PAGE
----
On campus with Apx
PROVO, Utah--ApxAlarm is headquarted here, 20 miles south of ski country, in the second largest city in Utah. Its offices are in a new 200,000-square-foot building in a shiny industrial park surrounded by the Wasatch Mountains.
ApxAlarm's offices are clean and sleek and populated by a mostly 20-something staff, all sporting ApxAlarm polo shirts. The senior staff clearly sets a casual style--at least in dress--for employees. In a boardroom with the six-member executive team, there's not a tie in the room and chief executive officer Todd Pederson wears jeans.
Behind the casual dress and atmosphere, however, is a driven group of professionals who've put together a buttoned-down operation in an impressive new facility, all of which they're eager to show off.
The first floor data center is where customer service, retention and collections is located. Here, 230 employees use a state-of-the-art customer management system, designed by Jack Inbar, vice president of operations.
Inbar designed the system to so customers would have a single point of contact with Apx. It "integrates several different systems included, but not limited to, credit bureaus, central station, accounting software, our call recording and our entire phone switch," he said. "Eight to 10 different systems are dealt with seamlessly through our CMS. We have to do that; we can't waste time," Inbar said.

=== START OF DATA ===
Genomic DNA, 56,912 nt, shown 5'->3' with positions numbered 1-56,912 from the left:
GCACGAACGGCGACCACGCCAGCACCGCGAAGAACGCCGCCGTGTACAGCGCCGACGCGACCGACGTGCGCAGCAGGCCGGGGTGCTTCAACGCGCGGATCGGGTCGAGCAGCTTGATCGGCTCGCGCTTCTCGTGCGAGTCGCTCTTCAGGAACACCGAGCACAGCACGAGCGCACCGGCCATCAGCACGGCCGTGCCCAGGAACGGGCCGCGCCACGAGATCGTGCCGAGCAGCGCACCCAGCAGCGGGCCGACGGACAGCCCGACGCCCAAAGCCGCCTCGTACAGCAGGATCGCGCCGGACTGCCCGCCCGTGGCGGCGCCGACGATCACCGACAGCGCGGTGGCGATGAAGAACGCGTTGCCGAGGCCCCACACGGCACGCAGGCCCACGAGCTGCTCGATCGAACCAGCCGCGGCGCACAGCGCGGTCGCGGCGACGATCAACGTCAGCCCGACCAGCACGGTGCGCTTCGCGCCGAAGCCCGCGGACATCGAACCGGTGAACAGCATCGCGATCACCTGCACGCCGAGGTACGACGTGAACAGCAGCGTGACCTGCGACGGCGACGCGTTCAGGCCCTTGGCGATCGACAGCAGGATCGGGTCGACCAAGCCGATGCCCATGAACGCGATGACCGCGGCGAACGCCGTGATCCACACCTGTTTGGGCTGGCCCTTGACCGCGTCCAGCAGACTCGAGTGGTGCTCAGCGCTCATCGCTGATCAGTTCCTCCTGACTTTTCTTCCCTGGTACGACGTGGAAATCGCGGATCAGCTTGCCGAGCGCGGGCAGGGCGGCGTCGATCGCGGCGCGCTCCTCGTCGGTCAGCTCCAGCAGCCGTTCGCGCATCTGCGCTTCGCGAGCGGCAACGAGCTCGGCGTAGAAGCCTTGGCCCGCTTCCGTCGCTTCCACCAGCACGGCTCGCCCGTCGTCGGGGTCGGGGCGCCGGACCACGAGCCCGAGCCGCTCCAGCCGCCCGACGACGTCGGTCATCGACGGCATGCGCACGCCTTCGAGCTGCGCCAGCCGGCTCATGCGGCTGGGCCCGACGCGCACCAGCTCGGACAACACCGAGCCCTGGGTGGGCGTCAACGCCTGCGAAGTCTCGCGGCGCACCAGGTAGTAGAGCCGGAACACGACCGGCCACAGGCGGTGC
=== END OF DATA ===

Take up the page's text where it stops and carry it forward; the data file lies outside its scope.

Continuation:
Employees conduct the pre- and post-installation surveys with potential customers; color-coded statistics that describe what's going on with calls in real time are projected up on the wall; another handwritten poster tallies call center statistics.
The rest of the offices are on the second floor. There's a boardroom near the reception area and a wing that houses a large sales office that during the non-selling season is used for recruiting events and training. Also in this wing is a recreation and dining room with a pool and ping-pong table that has the casual feel of a lounge in a college dormitory.
The executive offices line the back of a second wing, with tall windows framing big, up-close views of Mt. Timpanogas. It's a view some might find inspiring.